Maker of the “Minecraft” videogame, Mojang AB is being bought by Microsoft for a whooping sum of $2.5billion. Microsoft is in talks to acquire the Swedish game company, which has a customer base of more than 50 million, and would lead into Microsoft’s access to a young demographic. Microsoft, which had tried before to buy Mojang, moved quickly to secure a deal as other potential suitors expressed interest, said a person familiar the matter. The two companies signed an exclusivity agreement in July, this person said, when Mojang’s founders were open to selling.


“Great content will drive the ability for Microsoft to expand the sales of its platforms, and bring it to new devices,” said Kent Wakeford, chief operating officer of Kabam Inc., which makes videogames such as “Kingdoms of Camelot.” The acquisition isn’t a big financial bet for a company as flush with cash as Microsoft, but Chief Executive Satya Nadella is taking a risk that “Minecraft” can have staying power and will prove bigger than a single brand. “We don’t view this acquisition as a signal of [Microsoft’s] intent to double down on Xbox but consider it an attempt to better address mobile on a cross-platform basis, Nomura analyst Rick Sherlund said in a research note last week.

Minecraft was introduced in 2009, and has sold more than 50 million copies for PCs, smartphones and videogame consoles like Microsoft’s Xbox. Through licensing deals, the game has also inspired top-selling guide books for Scholastic Corp, toys from Lego A/S and a coming feature film from Warner Bros.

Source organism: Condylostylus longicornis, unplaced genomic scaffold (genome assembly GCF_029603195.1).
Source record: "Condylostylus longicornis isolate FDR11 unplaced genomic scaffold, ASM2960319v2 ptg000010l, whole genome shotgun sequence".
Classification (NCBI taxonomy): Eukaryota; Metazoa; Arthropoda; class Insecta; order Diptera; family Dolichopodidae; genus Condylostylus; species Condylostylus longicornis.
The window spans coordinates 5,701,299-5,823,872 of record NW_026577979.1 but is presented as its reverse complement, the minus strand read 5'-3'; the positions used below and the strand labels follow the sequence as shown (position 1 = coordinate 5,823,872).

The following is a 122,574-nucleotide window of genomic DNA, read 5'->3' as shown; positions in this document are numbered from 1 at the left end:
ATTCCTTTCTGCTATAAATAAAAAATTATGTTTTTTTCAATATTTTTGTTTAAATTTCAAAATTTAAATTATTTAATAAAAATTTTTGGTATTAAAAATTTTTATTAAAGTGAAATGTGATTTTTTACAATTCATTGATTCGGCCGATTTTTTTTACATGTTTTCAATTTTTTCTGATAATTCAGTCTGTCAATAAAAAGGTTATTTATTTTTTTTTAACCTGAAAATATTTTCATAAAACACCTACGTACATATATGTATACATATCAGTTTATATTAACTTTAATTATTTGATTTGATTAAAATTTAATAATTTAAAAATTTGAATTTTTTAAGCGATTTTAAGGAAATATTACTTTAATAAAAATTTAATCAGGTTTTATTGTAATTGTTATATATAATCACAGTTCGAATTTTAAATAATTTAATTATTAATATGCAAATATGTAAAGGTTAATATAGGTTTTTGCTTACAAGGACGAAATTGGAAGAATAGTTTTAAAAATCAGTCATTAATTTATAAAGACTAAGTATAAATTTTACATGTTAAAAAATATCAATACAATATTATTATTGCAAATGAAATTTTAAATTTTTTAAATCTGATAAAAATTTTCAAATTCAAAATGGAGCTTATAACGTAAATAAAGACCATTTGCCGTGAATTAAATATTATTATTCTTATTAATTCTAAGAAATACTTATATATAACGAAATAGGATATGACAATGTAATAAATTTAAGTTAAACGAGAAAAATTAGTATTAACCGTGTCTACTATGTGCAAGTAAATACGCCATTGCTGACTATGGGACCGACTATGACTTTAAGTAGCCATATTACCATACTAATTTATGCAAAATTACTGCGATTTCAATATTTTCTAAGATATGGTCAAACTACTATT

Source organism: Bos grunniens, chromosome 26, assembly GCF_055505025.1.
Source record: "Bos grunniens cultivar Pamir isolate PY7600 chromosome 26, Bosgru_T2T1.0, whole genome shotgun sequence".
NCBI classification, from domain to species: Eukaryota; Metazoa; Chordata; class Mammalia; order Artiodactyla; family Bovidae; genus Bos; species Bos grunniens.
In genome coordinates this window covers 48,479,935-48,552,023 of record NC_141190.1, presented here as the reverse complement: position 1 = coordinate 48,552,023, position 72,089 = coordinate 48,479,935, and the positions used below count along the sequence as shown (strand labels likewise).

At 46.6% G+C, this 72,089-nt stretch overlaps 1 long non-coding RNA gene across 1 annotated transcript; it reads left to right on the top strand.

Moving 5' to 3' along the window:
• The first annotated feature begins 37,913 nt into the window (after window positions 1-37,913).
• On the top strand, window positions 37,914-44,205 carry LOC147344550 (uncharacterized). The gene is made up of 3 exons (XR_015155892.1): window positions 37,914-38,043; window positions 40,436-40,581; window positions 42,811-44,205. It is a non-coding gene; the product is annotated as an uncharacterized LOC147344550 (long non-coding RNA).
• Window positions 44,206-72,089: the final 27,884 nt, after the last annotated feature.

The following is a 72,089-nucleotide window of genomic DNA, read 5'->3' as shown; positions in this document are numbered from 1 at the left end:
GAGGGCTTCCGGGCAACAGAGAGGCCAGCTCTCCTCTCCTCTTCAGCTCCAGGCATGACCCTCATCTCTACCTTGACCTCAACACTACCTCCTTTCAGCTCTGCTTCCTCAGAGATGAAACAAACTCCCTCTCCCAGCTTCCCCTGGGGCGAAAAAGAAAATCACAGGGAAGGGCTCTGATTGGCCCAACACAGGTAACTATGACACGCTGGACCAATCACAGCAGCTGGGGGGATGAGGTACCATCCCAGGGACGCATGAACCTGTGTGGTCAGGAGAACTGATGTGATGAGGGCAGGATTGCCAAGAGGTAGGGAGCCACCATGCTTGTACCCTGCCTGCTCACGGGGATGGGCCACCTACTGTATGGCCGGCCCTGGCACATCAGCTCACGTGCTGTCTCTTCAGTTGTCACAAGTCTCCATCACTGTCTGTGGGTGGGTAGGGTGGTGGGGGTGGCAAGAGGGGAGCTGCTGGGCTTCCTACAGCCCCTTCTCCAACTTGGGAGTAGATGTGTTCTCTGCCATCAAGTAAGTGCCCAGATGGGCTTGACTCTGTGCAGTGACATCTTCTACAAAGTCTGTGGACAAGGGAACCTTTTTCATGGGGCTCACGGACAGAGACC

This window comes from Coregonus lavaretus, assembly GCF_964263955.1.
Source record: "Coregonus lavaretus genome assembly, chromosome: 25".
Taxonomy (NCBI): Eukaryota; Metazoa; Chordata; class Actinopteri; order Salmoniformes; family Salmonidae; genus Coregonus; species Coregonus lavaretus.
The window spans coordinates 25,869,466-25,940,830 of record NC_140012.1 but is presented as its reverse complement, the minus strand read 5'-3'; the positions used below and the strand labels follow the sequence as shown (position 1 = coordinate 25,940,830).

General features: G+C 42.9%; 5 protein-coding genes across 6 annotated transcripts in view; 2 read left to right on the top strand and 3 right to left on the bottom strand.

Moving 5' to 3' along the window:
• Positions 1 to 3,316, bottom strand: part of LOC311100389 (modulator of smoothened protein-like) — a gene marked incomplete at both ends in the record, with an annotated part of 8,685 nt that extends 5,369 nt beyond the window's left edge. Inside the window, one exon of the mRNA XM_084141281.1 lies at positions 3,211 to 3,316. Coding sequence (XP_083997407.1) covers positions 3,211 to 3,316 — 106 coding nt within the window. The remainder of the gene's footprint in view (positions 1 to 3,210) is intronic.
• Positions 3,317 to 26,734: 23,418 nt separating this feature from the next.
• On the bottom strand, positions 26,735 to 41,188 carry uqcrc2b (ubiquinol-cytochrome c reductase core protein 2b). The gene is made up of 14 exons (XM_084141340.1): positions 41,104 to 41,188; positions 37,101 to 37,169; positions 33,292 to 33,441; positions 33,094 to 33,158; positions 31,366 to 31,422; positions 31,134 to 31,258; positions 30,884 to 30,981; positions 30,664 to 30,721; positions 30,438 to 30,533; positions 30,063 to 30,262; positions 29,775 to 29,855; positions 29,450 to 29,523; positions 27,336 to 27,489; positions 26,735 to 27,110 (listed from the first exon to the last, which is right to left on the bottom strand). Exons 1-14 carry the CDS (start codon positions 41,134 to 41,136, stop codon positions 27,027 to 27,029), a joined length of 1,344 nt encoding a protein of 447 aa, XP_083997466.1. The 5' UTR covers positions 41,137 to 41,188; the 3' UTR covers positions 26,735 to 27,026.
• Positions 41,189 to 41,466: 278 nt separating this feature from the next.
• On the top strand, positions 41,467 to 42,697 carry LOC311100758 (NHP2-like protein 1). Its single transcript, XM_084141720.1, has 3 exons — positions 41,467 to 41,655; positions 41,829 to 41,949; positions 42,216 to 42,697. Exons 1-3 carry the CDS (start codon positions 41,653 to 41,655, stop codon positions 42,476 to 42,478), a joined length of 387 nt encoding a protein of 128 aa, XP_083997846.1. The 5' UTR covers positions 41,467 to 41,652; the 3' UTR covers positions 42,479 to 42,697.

“Thank you for turning ‘Minecraft’ into what it has become, but there are too many of you, and I can’t be responsible for something this big,” Mr. Persson, the game’s well-regarded creator wrote on his personal website. He declined interviews on Monday. Mr. Persson has said repeatedly he could never hope to replicate the success of “Minecraft,” and it became clear over recent months he was frustrated with managing Mojang and keeping up with its demanding fans.

Microsoft officials declined to comment Monday beyond prepared remarks. Microsoft said it expected the deal to break even in its 2015 fiscal year. The deal is expected to close late this year.

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